- Let each of your children keep a box for their sentimental items. They probably have different memories and opinions on what is important so let them keep a box of their own for when they are grown.
A word about books
- If you have the space keep them. Keep them all. Studies have shown that regardless of any other factor children’s success is school is directly linked to the number of books they have in the home.
A word about the kitchen
- How many wooden spoons do you really need? Think about it. Then give away the rest. Do this with all your kitchen accessories.
- Do you really need the Micky Mouse waffle iron? No. There is no need to think about that one. Get rid of it.
- Use the Thanksgiving Day test. Think about the day you cook the largest meal possible. For most of us this is Thanksgiving. If you aren’t sure if you need something think about whether you will use it on Thanksgiving and if so keep it. If not get rid of it.
A word about clothing
- If it doesn’t fit get rid of it. You might lose the weight, but really if you do are you really going to wear something that’s been hanging in your closet a million years? Honestly if you lose the weight just treat yourself to something new.
- You have favorites. You know you do. Keep them and get rid of everything else. There are beautiful clothes hanging in your closet that you never wear because they are uncomfortable. You want to wear them, but you never do. Just give them away. Someone can really benefit and they aren’t helping you hanging there.
These are my “go to” resources for giving items away or selling them. Just be sure your clutter is usable and you aren’t just dumping trash on charities. Anything that isn’t in usable condition should be recycled or thrown away at your local dump. Your town website will have information for large waste disposal. When selling items that you need to meet in person check to see if your local police department has a safe meeting spot for internet transactions. Another fantastic thing is to have a garage sale—you can sell stuff and make some cash, but the most fun part is just to give toys away to neighborhood kids.
St. Vincent de Paul—In most cases they will pick up and they will take all kinds of stuff.
Habitat for Humanity—they are a bit picky about what they take, but many ReStores will pick up larger items and it’s a great organization. Just be sure that your items are totally clean and in excellent condition. (not just good condition—excellent condition)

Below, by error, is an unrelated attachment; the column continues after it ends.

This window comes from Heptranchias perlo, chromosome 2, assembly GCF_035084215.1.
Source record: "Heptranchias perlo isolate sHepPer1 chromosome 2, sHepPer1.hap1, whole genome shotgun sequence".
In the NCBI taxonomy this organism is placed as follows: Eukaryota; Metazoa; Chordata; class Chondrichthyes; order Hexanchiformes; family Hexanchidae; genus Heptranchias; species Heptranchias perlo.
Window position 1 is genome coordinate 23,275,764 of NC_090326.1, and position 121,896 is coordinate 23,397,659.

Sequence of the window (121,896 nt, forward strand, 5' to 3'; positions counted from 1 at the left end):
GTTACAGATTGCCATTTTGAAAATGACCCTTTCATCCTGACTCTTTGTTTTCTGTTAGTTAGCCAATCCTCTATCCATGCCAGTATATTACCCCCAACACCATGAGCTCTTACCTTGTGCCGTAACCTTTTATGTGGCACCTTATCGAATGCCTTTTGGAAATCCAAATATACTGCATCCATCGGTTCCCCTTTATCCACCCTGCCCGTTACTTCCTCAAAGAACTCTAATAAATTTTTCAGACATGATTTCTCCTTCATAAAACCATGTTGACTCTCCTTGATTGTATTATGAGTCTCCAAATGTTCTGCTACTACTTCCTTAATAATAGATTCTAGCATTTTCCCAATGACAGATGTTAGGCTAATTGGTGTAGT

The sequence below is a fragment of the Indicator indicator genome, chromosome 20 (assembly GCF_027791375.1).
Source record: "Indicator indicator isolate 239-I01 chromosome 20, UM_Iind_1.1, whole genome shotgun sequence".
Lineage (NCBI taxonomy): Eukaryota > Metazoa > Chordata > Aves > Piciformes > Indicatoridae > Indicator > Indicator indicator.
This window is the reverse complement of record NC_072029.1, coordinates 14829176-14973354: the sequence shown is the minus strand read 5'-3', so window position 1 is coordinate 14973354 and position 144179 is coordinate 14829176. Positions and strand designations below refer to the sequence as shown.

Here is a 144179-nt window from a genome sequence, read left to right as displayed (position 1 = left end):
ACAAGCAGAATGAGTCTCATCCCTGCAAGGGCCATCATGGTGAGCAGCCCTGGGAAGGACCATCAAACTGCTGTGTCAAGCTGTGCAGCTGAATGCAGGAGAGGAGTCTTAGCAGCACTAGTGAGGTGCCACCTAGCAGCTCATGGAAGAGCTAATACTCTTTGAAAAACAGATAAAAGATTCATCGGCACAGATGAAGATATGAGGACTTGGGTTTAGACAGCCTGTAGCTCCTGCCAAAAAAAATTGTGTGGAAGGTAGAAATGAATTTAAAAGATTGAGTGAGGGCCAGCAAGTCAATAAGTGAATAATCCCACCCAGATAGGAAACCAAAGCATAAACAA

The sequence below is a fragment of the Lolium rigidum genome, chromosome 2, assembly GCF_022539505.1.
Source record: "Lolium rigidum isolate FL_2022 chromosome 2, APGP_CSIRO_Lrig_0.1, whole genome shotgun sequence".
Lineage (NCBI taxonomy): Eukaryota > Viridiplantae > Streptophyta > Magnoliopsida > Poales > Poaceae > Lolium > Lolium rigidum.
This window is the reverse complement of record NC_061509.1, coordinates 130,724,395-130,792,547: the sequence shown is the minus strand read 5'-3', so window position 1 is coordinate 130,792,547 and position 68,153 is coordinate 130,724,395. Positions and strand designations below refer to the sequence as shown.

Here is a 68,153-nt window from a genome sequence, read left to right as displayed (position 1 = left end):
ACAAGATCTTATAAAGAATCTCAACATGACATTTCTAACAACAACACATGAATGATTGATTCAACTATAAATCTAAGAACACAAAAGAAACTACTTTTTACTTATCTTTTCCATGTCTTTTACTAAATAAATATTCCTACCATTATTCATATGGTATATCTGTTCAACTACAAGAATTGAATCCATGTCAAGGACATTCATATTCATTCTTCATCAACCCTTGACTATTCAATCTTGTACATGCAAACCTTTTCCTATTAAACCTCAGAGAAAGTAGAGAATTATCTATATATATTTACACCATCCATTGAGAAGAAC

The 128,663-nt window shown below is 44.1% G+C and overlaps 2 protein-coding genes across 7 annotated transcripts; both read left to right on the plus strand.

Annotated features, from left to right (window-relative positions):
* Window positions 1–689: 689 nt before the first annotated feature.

College Hunks Hauling Junk—for a fee they will come pick up all your junk and then find charities who will take it. Anything that is not usable will be either recycled or thrown out. Super easy when you want the job done quickly and you have good stuff that charities can use.
Keeping the clutter away
Once you have completed your FOD Walk of your home—a process that should take weeks or months or even a year—don’t let the clutter creep back. I think that was why I was so delighted when the movers commented on how little stuff we had. It’s tough to break old habits. Moving is a great time to get rid of the extras I don’t need, but it’s even better to keep from accumulating in the first place. I am a work in progress in this department.
The beauty of living with less though is that everything means more. If you have one single pen you come to know and love and appreciate that pen. You always know where it is. You take care of it and it is yours. If you have a million pens all of them mean nothing and when you need one you have to scramble to find it. It’s the same with the sentimental drawings and projects from my kids. When I had boxes of them I had no idea what any of it was, but in keeping only a few they each became very special to me. Allowing clutter to build up really just makes everything meaningless.
On a final note, for me there is a spiritual component in living with less. The path to sainthood is not paved with “stuff”. It’s paved with detachment from clutter. So if the important thing is eternal life then the stuff has got to go. Getting rid of clutter is a very practical and earthly thing, but it’s rooted in something so much deeper. Detachment from materialism is an act of holiness—remember that through the process.